Style and imagery
Here you can see three different approaches: F&E styled with a border/frame on each image; TOG a journal of farming and hospitality life; VL a vibrant showcase of Lincolnshire. Think about how you’d like to interact with your brand, and make your content match it - also consider what your target audience would like to see, what are they here for?
Professional photography is important. If you run a business and want to show it off, it’s unlikely that your iphone shots will do it justice. Investing in decent photography and videography will pay dividends in the future, too.
There are hundreds of tools to help you…!
There are hundreds of apps, tools and services out there that will help you create great-looking content, these four are what we use the most - Matterport example on The Gables (https://theoldgranarylincolnshire.co.uk/gables/)
Some of you will do this, some won’t, it’s such a time saver, especially when combined with a content plan.
Follower numbers are often seen as a vanity metric but there’s some value in having more of the right people in your audience. As I said earlier, advertising and marketing is about reaching more of the right people, and giving them a message they understand and can share with their friends and family. There are lots of ways to increase follower numbers, but remember quality is better than quantity (most of the time).
Collaboration with other complementary businesses - bring their audience into your world and yours into theirs.
Paid promotion - targeted paid advertising is a great way to get your brand in front of more of the right people, with messages they want to see. Not only will this drive them back to your website/social profile, but also it will encourage them to follow you if they like what they see.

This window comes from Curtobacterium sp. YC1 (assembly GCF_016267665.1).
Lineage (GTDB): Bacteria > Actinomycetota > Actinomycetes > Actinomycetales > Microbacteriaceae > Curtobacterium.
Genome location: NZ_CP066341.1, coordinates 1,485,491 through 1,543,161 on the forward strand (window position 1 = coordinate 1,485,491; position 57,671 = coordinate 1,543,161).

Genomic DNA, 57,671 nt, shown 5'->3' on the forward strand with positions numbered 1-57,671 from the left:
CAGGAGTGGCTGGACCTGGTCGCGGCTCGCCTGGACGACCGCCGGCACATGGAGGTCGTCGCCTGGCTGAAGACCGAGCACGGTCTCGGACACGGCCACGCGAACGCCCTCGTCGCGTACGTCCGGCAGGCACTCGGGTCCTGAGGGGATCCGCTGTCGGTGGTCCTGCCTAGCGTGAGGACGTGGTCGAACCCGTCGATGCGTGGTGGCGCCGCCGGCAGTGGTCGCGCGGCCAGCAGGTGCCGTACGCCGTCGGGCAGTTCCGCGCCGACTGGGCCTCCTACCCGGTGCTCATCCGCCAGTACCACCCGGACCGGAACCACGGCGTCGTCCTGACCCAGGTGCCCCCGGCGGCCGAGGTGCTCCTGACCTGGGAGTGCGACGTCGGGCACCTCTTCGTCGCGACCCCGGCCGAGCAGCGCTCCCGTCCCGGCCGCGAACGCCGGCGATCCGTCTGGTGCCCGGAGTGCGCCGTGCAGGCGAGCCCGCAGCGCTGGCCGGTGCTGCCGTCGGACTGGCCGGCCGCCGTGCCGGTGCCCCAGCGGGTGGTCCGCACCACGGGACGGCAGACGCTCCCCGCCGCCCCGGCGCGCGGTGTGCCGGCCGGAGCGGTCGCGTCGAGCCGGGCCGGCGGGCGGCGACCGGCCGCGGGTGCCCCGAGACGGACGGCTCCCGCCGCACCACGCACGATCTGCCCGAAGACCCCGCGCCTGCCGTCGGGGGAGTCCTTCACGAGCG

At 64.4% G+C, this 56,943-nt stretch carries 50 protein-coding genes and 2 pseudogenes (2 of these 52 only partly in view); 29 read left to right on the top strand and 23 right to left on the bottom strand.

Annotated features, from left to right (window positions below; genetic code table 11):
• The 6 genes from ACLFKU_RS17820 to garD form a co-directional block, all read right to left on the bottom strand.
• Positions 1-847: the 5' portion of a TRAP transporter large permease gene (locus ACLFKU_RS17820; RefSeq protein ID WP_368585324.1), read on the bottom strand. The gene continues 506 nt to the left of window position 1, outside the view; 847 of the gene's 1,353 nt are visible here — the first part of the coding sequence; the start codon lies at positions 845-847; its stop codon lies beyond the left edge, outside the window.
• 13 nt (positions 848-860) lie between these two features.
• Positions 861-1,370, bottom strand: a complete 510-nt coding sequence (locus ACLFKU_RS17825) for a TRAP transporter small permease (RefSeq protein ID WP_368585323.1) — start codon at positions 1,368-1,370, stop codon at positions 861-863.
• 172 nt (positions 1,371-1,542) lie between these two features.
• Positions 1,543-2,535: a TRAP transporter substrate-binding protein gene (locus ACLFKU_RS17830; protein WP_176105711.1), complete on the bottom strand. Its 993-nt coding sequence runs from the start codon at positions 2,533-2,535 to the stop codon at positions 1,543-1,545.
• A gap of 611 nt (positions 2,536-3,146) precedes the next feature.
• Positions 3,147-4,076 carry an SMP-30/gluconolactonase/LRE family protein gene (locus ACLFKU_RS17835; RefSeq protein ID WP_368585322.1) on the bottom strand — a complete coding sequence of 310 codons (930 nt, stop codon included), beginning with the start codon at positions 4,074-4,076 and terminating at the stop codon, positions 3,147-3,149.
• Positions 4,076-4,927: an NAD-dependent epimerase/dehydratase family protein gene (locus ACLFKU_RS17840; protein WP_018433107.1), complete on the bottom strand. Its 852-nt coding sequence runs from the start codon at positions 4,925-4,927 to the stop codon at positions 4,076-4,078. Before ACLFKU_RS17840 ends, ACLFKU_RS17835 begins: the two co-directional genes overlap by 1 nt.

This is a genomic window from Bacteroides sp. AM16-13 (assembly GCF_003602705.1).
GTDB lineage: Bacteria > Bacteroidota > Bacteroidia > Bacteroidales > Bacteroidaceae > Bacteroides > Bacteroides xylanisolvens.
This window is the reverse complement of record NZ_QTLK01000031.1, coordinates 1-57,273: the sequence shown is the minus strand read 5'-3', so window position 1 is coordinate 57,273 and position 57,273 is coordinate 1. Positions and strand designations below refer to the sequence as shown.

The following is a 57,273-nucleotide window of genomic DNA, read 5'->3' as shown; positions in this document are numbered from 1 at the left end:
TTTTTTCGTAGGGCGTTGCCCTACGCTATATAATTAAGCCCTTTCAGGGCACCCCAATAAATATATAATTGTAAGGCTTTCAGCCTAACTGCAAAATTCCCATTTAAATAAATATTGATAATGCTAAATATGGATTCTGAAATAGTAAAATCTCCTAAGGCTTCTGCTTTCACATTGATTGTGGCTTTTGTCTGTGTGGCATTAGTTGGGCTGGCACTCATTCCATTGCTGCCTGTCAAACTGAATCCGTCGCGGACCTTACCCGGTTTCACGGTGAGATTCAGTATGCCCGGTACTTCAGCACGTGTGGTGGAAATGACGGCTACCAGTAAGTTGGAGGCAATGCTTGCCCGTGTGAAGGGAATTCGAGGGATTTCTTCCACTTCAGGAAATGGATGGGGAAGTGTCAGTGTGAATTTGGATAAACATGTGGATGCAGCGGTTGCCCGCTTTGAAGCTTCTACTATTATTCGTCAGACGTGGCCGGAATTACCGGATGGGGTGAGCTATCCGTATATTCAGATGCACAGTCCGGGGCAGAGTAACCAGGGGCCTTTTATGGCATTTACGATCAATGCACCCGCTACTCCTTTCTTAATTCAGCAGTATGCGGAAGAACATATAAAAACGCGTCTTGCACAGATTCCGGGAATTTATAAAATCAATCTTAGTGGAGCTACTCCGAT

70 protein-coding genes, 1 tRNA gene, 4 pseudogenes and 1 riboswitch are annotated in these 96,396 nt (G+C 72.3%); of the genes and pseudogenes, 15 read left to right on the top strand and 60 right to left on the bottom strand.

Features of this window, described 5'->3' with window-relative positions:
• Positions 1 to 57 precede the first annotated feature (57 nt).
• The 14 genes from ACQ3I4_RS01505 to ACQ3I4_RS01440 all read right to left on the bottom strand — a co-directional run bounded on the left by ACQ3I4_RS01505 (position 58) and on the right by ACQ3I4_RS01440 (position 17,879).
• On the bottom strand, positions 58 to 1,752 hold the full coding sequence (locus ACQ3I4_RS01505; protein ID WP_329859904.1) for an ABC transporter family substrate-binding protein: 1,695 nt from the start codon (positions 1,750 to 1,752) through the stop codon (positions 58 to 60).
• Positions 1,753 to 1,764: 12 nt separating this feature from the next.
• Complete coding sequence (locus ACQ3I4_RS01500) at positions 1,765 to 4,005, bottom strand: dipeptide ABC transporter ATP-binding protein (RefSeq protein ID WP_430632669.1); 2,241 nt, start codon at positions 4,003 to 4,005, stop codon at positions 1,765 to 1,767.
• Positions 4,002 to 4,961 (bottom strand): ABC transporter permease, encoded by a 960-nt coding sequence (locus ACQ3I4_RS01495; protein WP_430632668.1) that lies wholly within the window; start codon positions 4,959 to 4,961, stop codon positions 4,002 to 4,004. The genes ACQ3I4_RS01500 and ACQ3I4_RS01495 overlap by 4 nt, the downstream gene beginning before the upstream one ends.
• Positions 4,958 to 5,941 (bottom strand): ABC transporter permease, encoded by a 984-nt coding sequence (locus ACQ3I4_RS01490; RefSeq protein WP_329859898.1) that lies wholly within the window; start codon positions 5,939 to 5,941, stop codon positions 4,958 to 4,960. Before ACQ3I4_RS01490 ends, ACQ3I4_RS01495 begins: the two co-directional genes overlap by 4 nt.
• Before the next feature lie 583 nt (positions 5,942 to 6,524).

Boosting is quick and easy. Ad campaigns are longer term and more involved. Do you want me to talk more about this?
Incentives, competitions, giveaways - try to keep the prize relevant to what you do as a business, to discourage the freeloaders/competition professionals!
Use experts for the top level stuff: strategy, high quality photos, advertising at scale - friends and family are great but make sure you treat them like professionals, that way they will behave like them.
We always ask “so what” with any piece of work. It’s often what makes the difference between a good execution and a great result.
Now’s a good time to talk about results. You’re creating good content, your follower base is growing but so what? Are you selling more product? Getting more people through the door? Making more money?
Detailed approach - Google Analytics, social analytics, sales data
Anecdotal - do you think you are getting more customers, bookings, footfall?
The rise of the robots [AI]
It’s still too early, in my opinion and experience, to spend too much time worrying about what AI might do but it isn’t too early to benefit from it. 80-20 is our approach: let AI do the heavy lifting, and humans prep and check. Knowing what to ask is part of the 20% human intervention. Checking and editing is the remainder of the 20%. The body of the copy is The Machine.
Platforms like https://chat.openai.com/ are leading the way in solving problems that aren’t really problems, but if we can find a faster way to do them, we shouldn’t be complaining!
For example, you could ask ChatGPT to create a 500 word blog post about fun things to do in Boston, Lincolnshire. See what it comes out with!
What can you do now, when you leave this room?
- Think about what you want to achieve, that’ll help you formulate your marketing strategy
- Decide how you’re going to position your brand and talk to your audience
- Create a content plan and schedule for the next week, then the next month
- Manage your own expectations
- Take a look at your website. Is it a business tool or just a digital presence? Get some more content on there!